Tags: james derek lovelace | navy | seal | drowning | homicide

James Derek Lovelace: SEAL Trainee's Drowning a Homicide

Image: James Derek Lovelace: SEAL Trainee's Drowning a Homicide
(Naval Special Warfare Center via AP, File)

By    |   Thursday, 07 Jul 2016 09:05 AM

The death of James Derek Lovelace, a Navy SEAL trainee who drowned in May, was ruled a homicide on Wednesday by the San Diego County Medical Examiner because of the "actions or inactions, of the instructors and other individuals," reported the San Diego Union-Tribune.

Lovelace, 21, drowned during a "combat" pool exercise after he was repeatedly dunked underwater during a five-minute period, noted the Union-Tribune. The coroner's report said the exercise continued even after instructors saw that Lovelace was struggling.

The coroner's report said Lovelace had a heart abnormality that may have been a contributing factor. The Union-Tribune said the Navy was investigating the incident to determine if charges will be filed.

"It is important to understand that 'homicide' refers to 'death at the hands of another' and a homicide is not inherently a crime," a Navy statement said Wednesday.

"The autopsy report does not signal that the Naval Criminal Investigative Service investigation into Seaman Lovelace's death has culminated, or that conclusions have been reached regarding criminal culpability." 

The Navy Times said the coroner's report added that instructors harassed and splashed Lovelace after they saw he was struggling to swim the length of the pool in utilities and boots. The harassment included dunking his head underwater at least twice.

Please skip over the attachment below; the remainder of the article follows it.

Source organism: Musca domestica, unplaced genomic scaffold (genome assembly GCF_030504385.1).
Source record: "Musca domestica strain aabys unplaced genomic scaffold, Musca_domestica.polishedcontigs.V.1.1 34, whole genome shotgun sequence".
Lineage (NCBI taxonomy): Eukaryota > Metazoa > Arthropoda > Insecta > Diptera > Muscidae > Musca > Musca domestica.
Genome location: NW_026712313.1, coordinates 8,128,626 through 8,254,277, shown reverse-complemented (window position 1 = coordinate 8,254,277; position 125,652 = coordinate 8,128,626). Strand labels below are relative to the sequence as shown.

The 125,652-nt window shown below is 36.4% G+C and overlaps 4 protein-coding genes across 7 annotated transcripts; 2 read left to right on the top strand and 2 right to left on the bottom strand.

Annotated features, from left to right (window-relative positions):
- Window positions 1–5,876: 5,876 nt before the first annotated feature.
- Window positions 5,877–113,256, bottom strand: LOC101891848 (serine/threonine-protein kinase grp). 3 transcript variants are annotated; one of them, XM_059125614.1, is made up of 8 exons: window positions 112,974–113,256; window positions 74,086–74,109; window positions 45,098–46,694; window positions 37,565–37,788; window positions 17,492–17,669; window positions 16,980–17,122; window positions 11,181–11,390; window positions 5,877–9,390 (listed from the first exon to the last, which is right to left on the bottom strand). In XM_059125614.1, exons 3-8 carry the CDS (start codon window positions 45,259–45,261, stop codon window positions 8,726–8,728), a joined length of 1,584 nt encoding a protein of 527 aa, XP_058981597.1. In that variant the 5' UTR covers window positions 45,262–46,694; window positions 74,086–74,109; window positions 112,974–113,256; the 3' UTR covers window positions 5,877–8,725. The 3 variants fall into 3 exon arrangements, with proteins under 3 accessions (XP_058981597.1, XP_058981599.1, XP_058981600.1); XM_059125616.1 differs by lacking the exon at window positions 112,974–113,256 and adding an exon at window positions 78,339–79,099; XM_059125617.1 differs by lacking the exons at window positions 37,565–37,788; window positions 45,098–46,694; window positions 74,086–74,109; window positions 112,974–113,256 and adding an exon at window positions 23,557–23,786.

The coroner's report charged that the instructors' actions were "excessive," even though acknowledging Lovelace was participating in one of the military's most intensive training regimens.

"Although the manner of death could be considered by some as an accident, especially given that the decedent was in a rigorous training program that was meant to simulate an 'adverse' environment, it is our opinion that the actions, and inactions, of the instructors and other individuals involved were excessive and directly contributed to the death, and the manner of death is best classified as homicide," said Dr. Kimi Verilhac, a forensic pathologist, in the report.

The Union-Tribune said the Navy SEAL command in Coronado, where all Navy SEAL candidates attend Basic Underwater Demolition/SEAL training, has added training on symptoms of water injuries since Lovelace's death.

Lovelace completed Navy basic training on Jan. 28, 2016, after playing collegiate baseball at Faulkner State Community College in Alabama, according to his obituary.

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The death of James Derek Lovelace, a Navy SEAL trainee who drowned in May, was ruled a homicide on Wednesday by the San Diego County Medical Examiner because of the "actions or inactions, of the instructors and other individuals."
james derek lovelace, navy, seal, drowning, homicide
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2016-05-07
Thursday, 07 Jul 2016 09:05 AM
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